3. ‘No evidence could be found to indicate that Mr. Pistorius has a history of abnormal aggression or explosive violence. Abnormal aggression and violence was never incorporated into his personality, as borne out by both psychometric testing and collateral information.’ (p. 29). Pistorius is ‘respectful, gentle and conflict-avoiding’.
  • ‘There is evidence to suggest that Mr. Pistorius does have a history of feeling insecure and vulnerable, especially when he is without his prostheses. He has also been exposed to crime directly or indirectly throughout his life.’
  • Contrary to Professor Vorster’s finding: ‘He specifically does not meet criteria “D” of the DSM-5 for Generalized Anxiety Disorder, that is ‘The anxiety, worry, or physical symptoms cause clinically significant distress or impairment in social, occupational, or other important areas of functioning.’ If his context is taken into account his functioning was superior prior to the incident in February 2014 (sic)’ (p. 30)
  1. ‘There is evidence to suggest that Mr. Pistorius was genuine with his feelings towards Ms Steenkamp and that they had a normal, loving relationship.’

How were these findings made?

  1. Pistorius was physically examined; his blood was tested, the electrical activity in his brain was measured.
  2. He was interviewed (for 19 hours) and his general behaviour was observed. Significant people in his life were also interviewed. Out of these interviews Professor Scholtz reconstructed the life of Pistorius in narrative form. (See the section ’History and development of Mr. Pistorius’.)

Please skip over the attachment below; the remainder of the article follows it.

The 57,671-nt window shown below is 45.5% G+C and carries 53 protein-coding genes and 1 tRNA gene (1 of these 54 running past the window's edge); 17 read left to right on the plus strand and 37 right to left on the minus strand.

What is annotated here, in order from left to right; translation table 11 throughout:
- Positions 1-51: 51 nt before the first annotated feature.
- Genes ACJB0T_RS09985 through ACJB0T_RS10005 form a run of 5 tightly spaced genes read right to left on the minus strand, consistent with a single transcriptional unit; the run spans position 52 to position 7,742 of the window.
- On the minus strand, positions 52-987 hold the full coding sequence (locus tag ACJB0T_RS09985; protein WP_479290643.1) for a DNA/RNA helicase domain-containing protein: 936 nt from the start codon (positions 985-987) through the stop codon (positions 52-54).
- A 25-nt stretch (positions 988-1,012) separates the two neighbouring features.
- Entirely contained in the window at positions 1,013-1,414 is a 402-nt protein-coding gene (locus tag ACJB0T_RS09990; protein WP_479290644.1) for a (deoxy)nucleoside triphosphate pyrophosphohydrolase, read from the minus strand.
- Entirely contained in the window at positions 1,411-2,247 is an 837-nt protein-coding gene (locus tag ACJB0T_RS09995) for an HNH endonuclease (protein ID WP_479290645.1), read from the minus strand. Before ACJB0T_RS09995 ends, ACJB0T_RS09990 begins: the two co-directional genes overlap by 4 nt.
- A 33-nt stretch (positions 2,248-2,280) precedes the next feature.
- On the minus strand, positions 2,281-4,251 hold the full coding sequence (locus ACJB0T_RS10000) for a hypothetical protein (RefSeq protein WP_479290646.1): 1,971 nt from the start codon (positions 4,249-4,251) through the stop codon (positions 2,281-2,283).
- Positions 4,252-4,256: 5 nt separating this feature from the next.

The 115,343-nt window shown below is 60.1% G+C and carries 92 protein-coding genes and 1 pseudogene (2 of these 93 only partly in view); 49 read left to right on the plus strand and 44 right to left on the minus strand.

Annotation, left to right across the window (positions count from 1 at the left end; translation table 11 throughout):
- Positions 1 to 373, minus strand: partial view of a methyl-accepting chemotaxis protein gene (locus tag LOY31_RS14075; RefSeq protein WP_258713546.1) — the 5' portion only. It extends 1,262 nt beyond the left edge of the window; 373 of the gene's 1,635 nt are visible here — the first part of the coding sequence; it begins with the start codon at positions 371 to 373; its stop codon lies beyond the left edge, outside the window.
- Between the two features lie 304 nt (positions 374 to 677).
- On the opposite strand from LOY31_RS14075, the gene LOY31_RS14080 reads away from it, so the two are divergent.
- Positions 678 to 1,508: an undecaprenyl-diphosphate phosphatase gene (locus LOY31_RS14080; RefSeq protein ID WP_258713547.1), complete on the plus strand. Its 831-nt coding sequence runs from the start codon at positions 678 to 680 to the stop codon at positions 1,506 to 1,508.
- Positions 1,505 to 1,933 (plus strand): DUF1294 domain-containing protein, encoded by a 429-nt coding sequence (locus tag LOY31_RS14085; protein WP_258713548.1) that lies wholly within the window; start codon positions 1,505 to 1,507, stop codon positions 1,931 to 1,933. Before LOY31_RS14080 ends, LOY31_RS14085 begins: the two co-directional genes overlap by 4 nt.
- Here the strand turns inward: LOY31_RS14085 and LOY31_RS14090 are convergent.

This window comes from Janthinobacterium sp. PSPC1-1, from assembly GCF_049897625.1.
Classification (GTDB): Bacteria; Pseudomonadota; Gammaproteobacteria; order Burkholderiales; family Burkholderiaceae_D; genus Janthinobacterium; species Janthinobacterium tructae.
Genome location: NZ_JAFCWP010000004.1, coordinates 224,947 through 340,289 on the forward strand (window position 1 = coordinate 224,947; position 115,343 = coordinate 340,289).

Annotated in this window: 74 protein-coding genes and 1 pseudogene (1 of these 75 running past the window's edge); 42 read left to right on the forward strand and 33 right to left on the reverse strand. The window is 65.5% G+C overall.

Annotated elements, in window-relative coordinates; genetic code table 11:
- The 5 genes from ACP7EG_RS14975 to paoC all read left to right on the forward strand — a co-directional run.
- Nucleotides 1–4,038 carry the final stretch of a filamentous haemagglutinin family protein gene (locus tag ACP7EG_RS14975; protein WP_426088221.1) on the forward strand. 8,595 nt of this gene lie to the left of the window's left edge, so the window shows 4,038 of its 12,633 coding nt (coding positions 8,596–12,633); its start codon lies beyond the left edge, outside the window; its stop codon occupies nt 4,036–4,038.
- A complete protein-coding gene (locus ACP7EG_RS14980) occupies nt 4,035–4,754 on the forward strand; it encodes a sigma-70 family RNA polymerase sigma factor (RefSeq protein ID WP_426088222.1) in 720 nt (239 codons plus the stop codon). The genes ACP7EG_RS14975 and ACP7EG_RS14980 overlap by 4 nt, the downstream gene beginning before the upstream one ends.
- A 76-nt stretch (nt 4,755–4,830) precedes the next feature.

3. He was subject to a psychometric assessment: his knowledge and skills, abilities and attitudes, and personality were objectively measured. Pistorius completed the Psychiatric Diagnostic Screening Questionnaire (PDSQ): ‘an instrument that serves as a screening test for the presence of clinical conditions as defined by the Diagnostic and Statistical Manual-4.’ (p. 16)

Gerrie Nel, reading from the Report, grasped at the following sentence, as if to say, ‘this is the bit that matters’:

Mr Pistorius did not suffer from a mental illness or defect that would have rendered him criminally not responsible for the offence charged.

However, all of this report matters, not just the bits that conclude that he is criminally responsible or, as Professor Scholtz puts it, ‘not … criminally not responsible…’

The section of the Forensic Psychological Report entitled ‘History and development of Mr. Pistorius’ is a narrative reconstruction of his life based on 19 hours of interviews with him and people familiar with him. Their identities are redacted. Pistorius provided the raw material and Professor Scholtz wove it into a plausible narrative. ‘As told to …’ ‘He reported’. ‘He denied.’ ‘He reports no’. ‘He stated no.’ However, what actually happened in a person’s past life and how that person remembers what happened may be entirely different things. They usually are. This is why auto-biographies are often regarded as works of fiction. However, narratives don’t have to be true to be believed, they just have to be plausible.

‘History and development of Mr. Pistorius’ is the basis of the section entitled ‘Integration and formulation’. This is speculation built on fancy. Consider (all emphases are mine):

  • Pistorius ‘faced strong challenges from the time he was born.’ So do many people, especially those with disabilities, but why is this remarkable?